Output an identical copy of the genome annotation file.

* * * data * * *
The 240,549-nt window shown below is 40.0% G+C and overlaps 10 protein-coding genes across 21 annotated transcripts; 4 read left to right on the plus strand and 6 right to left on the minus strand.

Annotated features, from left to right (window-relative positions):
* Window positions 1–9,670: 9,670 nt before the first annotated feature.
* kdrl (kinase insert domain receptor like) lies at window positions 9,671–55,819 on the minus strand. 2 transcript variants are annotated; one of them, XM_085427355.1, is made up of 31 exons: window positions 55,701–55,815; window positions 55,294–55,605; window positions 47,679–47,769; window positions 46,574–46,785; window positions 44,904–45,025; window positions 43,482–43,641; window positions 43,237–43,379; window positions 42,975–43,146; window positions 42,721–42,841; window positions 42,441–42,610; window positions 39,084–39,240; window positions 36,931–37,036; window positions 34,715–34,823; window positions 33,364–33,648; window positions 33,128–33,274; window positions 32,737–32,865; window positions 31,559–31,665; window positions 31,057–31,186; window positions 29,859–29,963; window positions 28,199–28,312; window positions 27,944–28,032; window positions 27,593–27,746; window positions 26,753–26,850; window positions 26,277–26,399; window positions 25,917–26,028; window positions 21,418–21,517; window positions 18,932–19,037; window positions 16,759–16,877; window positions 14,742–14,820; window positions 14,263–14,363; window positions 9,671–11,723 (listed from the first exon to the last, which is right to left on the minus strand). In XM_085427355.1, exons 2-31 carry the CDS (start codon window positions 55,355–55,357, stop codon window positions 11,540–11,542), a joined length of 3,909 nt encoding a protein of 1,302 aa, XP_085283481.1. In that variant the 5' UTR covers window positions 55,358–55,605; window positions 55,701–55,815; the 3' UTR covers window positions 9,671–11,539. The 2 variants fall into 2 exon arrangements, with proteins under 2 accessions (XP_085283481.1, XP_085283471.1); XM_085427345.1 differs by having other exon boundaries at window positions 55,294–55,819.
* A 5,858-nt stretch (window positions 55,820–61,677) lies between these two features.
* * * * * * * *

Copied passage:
The 240,549-nt window shown below is 40.0% G+C and overlaps 10 protein-coding genes across 21 annotated transcripts; 4 read left to right on the plus strand and 6 right to left on the minus strand.

Annotated features, from left to right (window-relative positions):
* Window positions 1–9,670: 9,670 nt before the first annotated feature.
* kdrl (kinase insert domain receptor like) lies at window positions 9,671–55,819 on the minus strand. 2 transcript variants are annotated; one of them, XM_085427355.1, is made up of 31 exons: window positions 55,701–55,815; window positions 55,294–55,605; window positions 47,679–47,769; window positions 46,574–46,785; window positions 44,904–45,025; window positions 43,482–43,641; window positions 43,237–43,379; window positions 42,975–43,146; window positions 42,721–42,841; window positions 42,441–42,610; window positions 39,084–39,240; window positions 36,931–37,036; window positions 34,715–34,823; window positions 33,364–33,648; window positions 33,128–33,274; window positions 32,737–32,865; window positions 31,559–31,665; window positions 31,057–31,186; window positions 29,859–29,963; window positions 28,199–28,312; window positions 27,944–28,032; window positions 27,593–27,746; window positions 26,753–26,850; window positions 26,277–26,399; window positions 25,917–26,028; window positions 21,418–21,517; window positions 18,932–19,037; window positions 16,759–16,877; window positions 14,742–14,820; window positions 14,263–14,363; window positions 9,671–11,723 (listed from the first exon to the last, which is right to left on the minus strand). In XM_085427355.1, exons 2-31 carry the CDS (start codon window positions 55,355–55,357, stop codon window positions 11,540–11,542), a joined length of 3,909 nt encoding a protein of 1,302 aa, XP_085283481.1. In that variant the 5' UTR covers window positions 55,358–55,605; window positions 55,701–55,815; the 3' UTR covers window positions 9,671–11,539. The 2 variants fall into 2 exon arrangements, with proteins under 2 accessions (XP_085283481.1, XP_085283471.1); XM_085427345.1 differs by having other exon boundaries at window positions 55,294–55,819.
* A 5,858-nt stretch (window positions 55,820–61,677) lies between these two features.